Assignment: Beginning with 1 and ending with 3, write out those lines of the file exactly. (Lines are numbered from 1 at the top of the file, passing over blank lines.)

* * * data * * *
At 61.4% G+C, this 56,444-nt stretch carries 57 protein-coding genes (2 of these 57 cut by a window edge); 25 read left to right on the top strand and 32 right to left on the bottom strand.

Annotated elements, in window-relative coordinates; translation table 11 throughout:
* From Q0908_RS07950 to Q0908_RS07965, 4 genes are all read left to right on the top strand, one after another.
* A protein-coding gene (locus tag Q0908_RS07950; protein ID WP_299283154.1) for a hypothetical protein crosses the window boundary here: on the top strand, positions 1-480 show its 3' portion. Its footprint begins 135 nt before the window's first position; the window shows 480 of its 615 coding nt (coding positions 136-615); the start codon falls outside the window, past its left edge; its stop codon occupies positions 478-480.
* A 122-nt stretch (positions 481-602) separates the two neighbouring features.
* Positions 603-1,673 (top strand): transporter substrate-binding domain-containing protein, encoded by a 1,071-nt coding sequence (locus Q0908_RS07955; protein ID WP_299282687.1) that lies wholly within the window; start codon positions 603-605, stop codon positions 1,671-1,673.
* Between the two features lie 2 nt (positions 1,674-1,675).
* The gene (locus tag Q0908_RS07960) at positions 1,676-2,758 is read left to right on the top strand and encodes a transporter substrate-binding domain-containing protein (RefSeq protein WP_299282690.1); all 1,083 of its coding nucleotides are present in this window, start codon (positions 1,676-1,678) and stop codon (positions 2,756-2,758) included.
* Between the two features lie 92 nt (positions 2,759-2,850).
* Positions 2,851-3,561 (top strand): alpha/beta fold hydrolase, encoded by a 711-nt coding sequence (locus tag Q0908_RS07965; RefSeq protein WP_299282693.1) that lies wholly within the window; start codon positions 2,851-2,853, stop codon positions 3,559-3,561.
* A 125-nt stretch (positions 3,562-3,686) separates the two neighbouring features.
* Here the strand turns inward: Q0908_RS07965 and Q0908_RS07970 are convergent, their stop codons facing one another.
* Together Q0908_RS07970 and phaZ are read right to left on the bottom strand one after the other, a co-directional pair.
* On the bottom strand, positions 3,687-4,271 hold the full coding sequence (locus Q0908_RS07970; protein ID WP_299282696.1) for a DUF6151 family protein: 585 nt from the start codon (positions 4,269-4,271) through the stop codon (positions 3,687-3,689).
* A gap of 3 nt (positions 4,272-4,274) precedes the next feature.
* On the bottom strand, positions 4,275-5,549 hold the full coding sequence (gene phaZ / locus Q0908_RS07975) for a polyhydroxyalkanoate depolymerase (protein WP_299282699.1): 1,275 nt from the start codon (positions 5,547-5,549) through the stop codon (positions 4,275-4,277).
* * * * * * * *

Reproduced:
At 61.4% G+C, this 56,444-nt stretch carries 57 protein-coding genes (2 of these 57 cut by a window edge); 25 read left to right on the top strand and 32 right to left on the bottom strand.

Annotated elements, in window-relative coordinates; translation table 11 throughout:
* From Q0908_RS07950 to Q0908_RS07965, 4 genes are all read left to right on the top strand, one after another.